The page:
Unknown weight lifter competing in the 2016 Olympics, held at Rio de Janeiro, Brazil. Photo by Jonas de Carvalho.
Along with others of the Ladies, I went to the RWA national conference in Orlando last week, and like everyone else, I seem to have returned home full of good ideas and better intentions. Elizabeth mentioned yesterday the workshop that Damon Suede presented and several of us attended, in which he described a technique for keeping your characters consistent throughout your manuscript: the power of a single verb. That was a great idea—and fun to see it in action. I’m revising with that in mind.
Several of the Ladies plan to embark (or have embarked) on an indie publishing career, and many of the workshops spoke to that. Resource ideas were everywhere. Continue reading
Last week’s RWA Conference in Orlando was a bit unusual for me. I’ve been to writing conferences before and I’ve even heard some of these same speakers speak before, but what was different this time around is that, when the end of the conference rolled around on Saturday afternoon, I was actually a little disappointed that it was all over.
That never happens.
A number of things made this conference a little different, not the least of which was that Michille and actually I got to meet one of our blog followers live and in person. Writing here on the blog can feel pretty anonymous, so it was very exciting to have a follower recognize us and seem so pleased to meet us. We only wish we had had the presence of mind to take a photo.
My primary reason for attending this year’s conference was to spend some quality time with the rest of the Eight Ladies, and we definitely did that. Over the course of almost five days together, there was plenty of time to talk story, to brainstorm, and to plot and plan. As I had hoped, that left me re-motivated to get back to work on my current mystery draft. It was also nice to get some confirmation that the story seems to be heading in the right direction, especially since I was starting to feel like I was losing my grasp on the plot.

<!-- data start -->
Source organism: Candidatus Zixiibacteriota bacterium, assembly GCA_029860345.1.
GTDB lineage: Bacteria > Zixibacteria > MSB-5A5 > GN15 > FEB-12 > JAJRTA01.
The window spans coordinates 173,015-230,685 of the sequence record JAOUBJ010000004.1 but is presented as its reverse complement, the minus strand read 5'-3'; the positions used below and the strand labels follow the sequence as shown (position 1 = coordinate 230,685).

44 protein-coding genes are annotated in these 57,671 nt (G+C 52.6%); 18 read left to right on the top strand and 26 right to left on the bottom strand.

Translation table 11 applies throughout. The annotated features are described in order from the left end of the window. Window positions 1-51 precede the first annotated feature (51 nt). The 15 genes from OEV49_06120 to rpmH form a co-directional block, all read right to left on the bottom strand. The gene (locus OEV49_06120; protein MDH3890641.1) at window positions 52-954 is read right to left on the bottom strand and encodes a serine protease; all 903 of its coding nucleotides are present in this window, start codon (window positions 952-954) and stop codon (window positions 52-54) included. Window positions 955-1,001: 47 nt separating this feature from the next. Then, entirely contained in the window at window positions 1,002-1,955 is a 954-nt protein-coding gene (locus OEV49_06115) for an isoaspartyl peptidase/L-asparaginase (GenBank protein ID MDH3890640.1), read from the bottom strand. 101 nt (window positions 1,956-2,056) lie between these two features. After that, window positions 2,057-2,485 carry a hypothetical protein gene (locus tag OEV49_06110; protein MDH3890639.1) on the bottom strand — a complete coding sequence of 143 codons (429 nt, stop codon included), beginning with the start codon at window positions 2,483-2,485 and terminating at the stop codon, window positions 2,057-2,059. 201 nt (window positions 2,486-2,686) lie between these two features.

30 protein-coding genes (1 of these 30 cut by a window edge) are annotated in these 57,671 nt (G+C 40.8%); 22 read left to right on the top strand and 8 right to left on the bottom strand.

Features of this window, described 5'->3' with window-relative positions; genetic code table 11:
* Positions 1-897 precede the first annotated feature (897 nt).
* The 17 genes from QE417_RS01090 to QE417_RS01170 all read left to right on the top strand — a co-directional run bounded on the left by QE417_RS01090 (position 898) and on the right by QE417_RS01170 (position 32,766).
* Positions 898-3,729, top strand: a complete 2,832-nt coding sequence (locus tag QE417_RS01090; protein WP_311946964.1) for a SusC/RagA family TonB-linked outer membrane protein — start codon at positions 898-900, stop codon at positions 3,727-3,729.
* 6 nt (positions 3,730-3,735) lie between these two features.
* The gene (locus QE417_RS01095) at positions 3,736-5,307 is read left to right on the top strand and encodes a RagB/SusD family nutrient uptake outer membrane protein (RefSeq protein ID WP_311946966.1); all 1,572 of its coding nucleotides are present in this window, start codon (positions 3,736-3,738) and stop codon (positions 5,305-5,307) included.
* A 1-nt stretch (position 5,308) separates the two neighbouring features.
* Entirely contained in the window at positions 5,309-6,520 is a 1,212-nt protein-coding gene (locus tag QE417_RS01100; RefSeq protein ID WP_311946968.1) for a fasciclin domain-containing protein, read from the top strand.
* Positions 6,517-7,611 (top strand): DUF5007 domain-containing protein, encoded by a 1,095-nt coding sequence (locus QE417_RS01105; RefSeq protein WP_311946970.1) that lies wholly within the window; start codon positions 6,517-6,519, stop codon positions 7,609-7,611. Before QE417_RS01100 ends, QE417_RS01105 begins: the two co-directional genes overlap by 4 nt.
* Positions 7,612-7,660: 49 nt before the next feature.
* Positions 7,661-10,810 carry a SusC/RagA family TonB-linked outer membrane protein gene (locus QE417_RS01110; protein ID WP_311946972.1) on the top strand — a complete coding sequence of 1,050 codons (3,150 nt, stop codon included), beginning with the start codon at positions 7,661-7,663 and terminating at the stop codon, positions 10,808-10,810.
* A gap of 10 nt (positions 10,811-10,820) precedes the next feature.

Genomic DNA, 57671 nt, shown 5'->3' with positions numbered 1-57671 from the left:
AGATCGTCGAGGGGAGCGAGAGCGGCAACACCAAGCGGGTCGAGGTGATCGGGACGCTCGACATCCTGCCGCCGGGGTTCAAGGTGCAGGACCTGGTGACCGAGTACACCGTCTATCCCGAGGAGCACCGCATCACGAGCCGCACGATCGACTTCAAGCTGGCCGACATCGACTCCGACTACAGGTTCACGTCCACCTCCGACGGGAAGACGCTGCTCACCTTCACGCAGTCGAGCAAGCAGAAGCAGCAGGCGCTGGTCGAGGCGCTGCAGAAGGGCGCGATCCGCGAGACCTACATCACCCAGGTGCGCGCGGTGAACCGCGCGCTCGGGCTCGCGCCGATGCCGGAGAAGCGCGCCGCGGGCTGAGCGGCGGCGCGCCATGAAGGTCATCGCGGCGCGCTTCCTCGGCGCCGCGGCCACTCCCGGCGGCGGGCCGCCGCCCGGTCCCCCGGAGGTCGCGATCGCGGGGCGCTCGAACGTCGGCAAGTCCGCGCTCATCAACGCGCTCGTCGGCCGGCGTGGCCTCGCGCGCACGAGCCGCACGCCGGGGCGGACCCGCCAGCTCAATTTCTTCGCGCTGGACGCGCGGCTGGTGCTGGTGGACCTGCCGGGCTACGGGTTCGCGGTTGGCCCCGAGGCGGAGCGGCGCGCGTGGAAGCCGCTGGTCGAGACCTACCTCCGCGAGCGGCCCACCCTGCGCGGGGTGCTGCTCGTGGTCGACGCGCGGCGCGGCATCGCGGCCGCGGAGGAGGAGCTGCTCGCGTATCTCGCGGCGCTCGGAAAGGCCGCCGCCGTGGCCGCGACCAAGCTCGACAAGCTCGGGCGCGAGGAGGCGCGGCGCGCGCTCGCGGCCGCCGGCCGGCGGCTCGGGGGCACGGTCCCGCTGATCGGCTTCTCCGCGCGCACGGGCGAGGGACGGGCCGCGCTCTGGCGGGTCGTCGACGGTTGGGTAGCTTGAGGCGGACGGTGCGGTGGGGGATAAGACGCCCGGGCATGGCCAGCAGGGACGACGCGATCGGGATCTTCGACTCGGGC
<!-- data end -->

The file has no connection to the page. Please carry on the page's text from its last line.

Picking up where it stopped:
Equally helpful Continue reading
I made it to my mostly annual homage to RWA for a hefty shot of fiction-writing craft. I, however, made it late as my flight was delayed for three hours. (Note to self – come a day early next year.) I missed the session I really wanted to hit today (Writing Emotion: Opening a Vein with Virginia Kantra) which was a double whammy because it isn’t a recorded session. But my first and only session for today was worth the price of admission. Michael Hauge’s Seducing Your Readers in Chapter 1 was exactly what I needed in the here and now for two reasons. The big reason is that I’m rewriting my first manuscript, which sucks because I wrote it before I had taken any craft classes. The bones are good, but it needs work and I’ve been working on the opening with some success. Today’s session gave me fabulous ideas and motivation and confirmation that I’m on the right track. Woot! The second smaller reason is that I’m reading an old Christina Dodd, and when I came back to the room tonight for some much needed down time (this conference is extremely intense), I picked it up and found a passage that is a good example of one of the things Hauge talked about. Continue reading
Have you made a major step change recently, in your writing, or your work, or any other part of your life, big or small?
Shortly after this post is published, I’ll be packing my bags ready to fly to Orlando for my fifth RWA National conference. I’m really looking forward to it, but I’m also expecting it to be my last, at least for a little while.